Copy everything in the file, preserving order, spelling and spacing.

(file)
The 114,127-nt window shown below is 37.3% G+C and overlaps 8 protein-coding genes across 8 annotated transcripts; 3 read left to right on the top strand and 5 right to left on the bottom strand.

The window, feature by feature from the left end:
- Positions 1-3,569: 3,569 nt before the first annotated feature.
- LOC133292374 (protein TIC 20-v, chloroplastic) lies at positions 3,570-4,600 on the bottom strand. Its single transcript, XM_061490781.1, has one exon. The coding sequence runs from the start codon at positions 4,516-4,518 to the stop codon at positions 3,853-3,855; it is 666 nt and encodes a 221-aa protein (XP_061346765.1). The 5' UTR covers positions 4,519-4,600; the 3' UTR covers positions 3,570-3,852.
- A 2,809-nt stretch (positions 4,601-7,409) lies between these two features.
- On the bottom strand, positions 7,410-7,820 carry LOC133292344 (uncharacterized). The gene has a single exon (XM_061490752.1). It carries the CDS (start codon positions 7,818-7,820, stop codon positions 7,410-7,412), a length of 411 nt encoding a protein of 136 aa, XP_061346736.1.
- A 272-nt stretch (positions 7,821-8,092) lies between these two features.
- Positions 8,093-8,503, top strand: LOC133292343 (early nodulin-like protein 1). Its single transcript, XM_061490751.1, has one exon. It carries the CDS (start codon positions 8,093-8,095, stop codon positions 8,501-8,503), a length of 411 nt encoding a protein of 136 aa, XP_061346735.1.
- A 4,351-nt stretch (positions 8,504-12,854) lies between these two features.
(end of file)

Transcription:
The 114,127-nt window shown below is 37.3% G+C and overlaps 8 protein-coding genes across 8 annotated transcripts; 3 read left to right on the top strand and 5 right to left on the bottom strand.

The window, feature by feature from the left end:
- Positions 1-3,569: 3,569 nt before the first annotated feature.
- LOC133292374 (protein TIC 20-v, chloroplastic) lies at positions 3,570-4,600 on the bottom strand. Its single transcript, XM_061490781.1, has one exon. The coding sequence runs from the start codon at positions 4,516-4,518 to the stop codon at positions 3,853-3,855; it is 666 nt and encodes a 221-aa protein (XP_061346765.1). The 5' UTR covers positions 4,519-4,600; the 3' UTR covers positions 3,570-3,852.
- A 2,809-nt stretch (positions 4,601-7,409) lies between these two features.
- On the bottom strand, positions 7,410-7,820 carry LOC133292344 (uncharacterized). The gene has a single exon (XM_061490752.1). It carries the CDS (start codon positions 7,818-7,820, stop codon positions 7,410-7,412), a length of 411 nt encoding a protein of 136 aa, XP_061346736.1.
- A 272-nt stretch (positions 7,821-8,092) lies between these two features.
- Positions 8,093-8,503, top strand: LOC133292343 (early nodulin-like protein 1). Its single transcript, XM_061490751.1, has one exon. It carries the CDS (start codon positions 8,093-8,095, stop codon positions 8,501-8,503), a length of 411 nt encoding a protein of 136 aa, XP_061346735.1.
- A 4,351-nt stretch (positions 8,504-12,854) lies between these two features.